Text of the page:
For information on mounting a flash device temporarily, see Mounting a Flash Filesystem. When satisfied with a method of mounting the flash, an entry in the /etc/fstab can be created to ensure that the flash is mounted automatically at boot. Alternatively, udev can be configured to always mount the flash device at a specific location; this method allows hot-plugging the flash devices.

Preparing a Filesystem for a Snapshot

Prior to taking a snapshot of a filesystem, it must be prepared for deployment. This preparation process involves cleaning up any temporary files and settings, configuring the desired default settings for the machines produced, and removing any machine-specific information (such as SSH keys) from the filesystem. The Deployment Checklist section below provides a checklist of items to address prior to taking a snapshot of a filesystem.

Manufacturing Boards with a Filesystem Image

Once a custom distribution has been created for you, that distribution can be given a unique part number and kept as a disk image on our server. Subsequent purchases of that part number are guaranteed to contain software identical to the original and the image can be installed on subsequent orders at no charge. As a value-added service, we can even incorporate your application and utilities and combine them on the disk image, saving you time and effort. If you require an updated build, you would only pay once for the normal build fees and the image could then replace the previous version on our server. Additionally, EMAC can provide integration services for custom products. Please contact EMAC for information on obtaining these services.

Other Considerations

Launching Software Automatically on Boot

When software is created for an embedded system, it is often required for the software to start when the machine boots. The best approach to meeting this requirement is to use the robust initialization system which is part of the Linux filesystem. Configuring the initialization system to launch an application is performed by creating a simple script, placing it in the correct spot in the filesystem, then creating appropriate symbolic links to the script.

For more information on this process, see EMAC OE Boot Process Customization.

Automatically Sending Code to a Machine

During the development process, development versions of software will typically be sent to a machine many times. An IDE, when configured correctly, will perform this task automatically as part of the build process. An IDE may also be able to send additional files to the machine, such as configuration and data files, automatically as part of a customized build process.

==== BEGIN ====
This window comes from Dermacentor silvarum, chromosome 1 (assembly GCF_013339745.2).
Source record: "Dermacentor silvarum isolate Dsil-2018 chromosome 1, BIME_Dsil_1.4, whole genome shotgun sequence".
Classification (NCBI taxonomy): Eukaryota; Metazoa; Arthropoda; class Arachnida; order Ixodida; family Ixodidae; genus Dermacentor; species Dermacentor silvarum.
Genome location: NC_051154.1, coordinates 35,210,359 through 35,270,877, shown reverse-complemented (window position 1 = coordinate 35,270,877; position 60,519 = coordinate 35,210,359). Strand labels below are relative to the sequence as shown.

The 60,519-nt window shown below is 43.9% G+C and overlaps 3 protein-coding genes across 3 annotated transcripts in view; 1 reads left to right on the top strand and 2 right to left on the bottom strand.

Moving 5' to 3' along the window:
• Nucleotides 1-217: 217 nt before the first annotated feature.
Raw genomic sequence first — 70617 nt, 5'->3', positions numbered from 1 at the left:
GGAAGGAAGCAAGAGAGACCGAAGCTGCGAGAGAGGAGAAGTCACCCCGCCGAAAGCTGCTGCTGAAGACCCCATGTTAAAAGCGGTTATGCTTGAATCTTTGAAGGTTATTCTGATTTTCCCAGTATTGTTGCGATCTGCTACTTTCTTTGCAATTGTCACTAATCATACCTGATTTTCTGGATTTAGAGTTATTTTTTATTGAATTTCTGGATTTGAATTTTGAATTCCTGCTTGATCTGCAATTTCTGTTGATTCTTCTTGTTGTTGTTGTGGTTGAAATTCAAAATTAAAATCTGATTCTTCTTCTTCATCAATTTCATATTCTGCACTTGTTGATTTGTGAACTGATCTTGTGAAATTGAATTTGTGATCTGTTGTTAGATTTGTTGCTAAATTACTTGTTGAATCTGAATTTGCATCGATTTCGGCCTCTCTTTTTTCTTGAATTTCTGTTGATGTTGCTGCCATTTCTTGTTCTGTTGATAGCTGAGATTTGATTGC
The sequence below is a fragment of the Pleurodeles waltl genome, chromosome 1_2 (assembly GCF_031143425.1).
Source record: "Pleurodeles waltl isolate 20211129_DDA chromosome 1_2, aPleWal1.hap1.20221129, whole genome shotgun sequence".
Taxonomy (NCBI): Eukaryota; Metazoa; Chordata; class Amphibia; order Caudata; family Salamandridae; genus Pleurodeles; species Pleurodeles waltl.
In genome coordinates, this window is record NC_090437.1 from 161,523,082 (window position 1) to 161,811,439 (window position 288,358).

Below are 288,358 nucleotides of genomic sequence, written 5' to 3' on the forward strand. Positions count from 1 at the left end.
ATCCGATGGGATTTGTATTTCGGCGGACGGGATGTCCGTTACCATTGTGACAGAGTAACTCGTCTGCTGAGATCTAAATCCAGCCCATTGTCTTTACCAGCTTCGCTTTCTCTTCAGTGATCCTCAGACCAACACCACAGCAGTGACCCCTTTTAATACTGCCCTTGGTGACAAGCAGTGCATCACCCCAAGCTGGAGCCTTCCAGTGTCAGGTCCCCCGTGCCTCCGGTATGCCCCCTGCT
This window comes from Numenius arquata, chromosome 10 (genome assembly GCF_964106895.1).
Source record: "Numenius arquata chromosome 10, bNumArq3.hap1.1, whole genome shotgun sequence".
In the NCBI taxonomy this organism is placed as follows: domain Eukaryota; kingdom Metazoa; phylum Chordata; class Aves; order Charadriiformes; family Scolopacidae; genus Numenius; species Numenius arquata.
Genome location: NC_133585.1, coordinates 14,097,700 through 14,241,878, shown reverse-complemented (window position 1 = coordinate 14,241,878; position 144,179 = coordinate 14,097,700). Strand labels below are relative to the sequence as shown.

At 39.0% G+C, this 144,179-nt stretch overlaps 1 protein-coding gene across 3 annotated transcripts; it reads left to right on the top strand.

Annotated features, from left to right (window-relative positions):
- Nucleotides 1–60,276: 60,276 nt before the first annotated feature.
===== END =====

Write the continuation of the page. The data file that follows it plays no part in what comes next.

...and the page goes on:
When developing software without an IDE, the process of sending software to a machine can still be automated. The sshpass program can be used to automate entry of a password to ssh and related tools, such as scp. For instance, the following command would send the file, myprogram, to the board located at 10.0.1.20 and store it in the /usr/local/bin directory on that machine:

user@ldc:~$ sshpass -p 'emac_inc' scp myprogram root@10.0.1.20:/usr/local/bin/

The following command would then execute myprogram:

user@ldc:~$ sshpass -p 'emac_inc' ssh -l root 10.0.1.20 "/usr/local/bin/myprogram"

Here, the password is passed to sshpass as a commandline argument. Since this means it's possible for the password to show up in the output of a command like ps, there are other, more secure options as well. The sshpass command can also take the password from any of the following sources: a file, an open file descriptor, or a shell environment variable. Please see the manual for sshpass for more information.

Deployment Checklist

Here is a checklist of issues which need to be addressed prior to deployment:

  1. Does the board boot into the desired state, reliably and repeatedly?

  2. Have the ssh keys been removed? Look in /etc/ssh.

  3. Can the image of the filesystem be put on a different machine (with a different MAC address) than the development machine, and boot into the desired state reliably and repeatedly?

  4. Is the network configuration of the machine set to the desired default for production machines?

  5. Are any errors or warnings appearing in the log files on the machine while it's running? If so, can they be stopped?

  6. Does the root filesystem mount read-only after the machine is booted?

  7. Has a method to test the boards coming off the production line been determined and accounted for?

  8. Are all the passwords set to their desired defaults?

  9. Have all of the temporary files from the development process been removed, such as .tar.gz files and saved work-in-progress configuration files?

  10. Is the timezone configured to the desired default timezone?

  11. If an sshd server is going to run on the machine, is it configured with adequate security? Have all preshared SSH keys on the machine been removed?

  12. If a static IP is configured for the default, does the /etc/resolv.conf file specify appropriate defaults for the DNS servers and the search domain?

Conclusion

There are many considerations to take into account when preparing to deploy an embedded system. Following the recommendations and checklist above will help prevent a developer from forgetting details which need to be addressed prior to final deployment.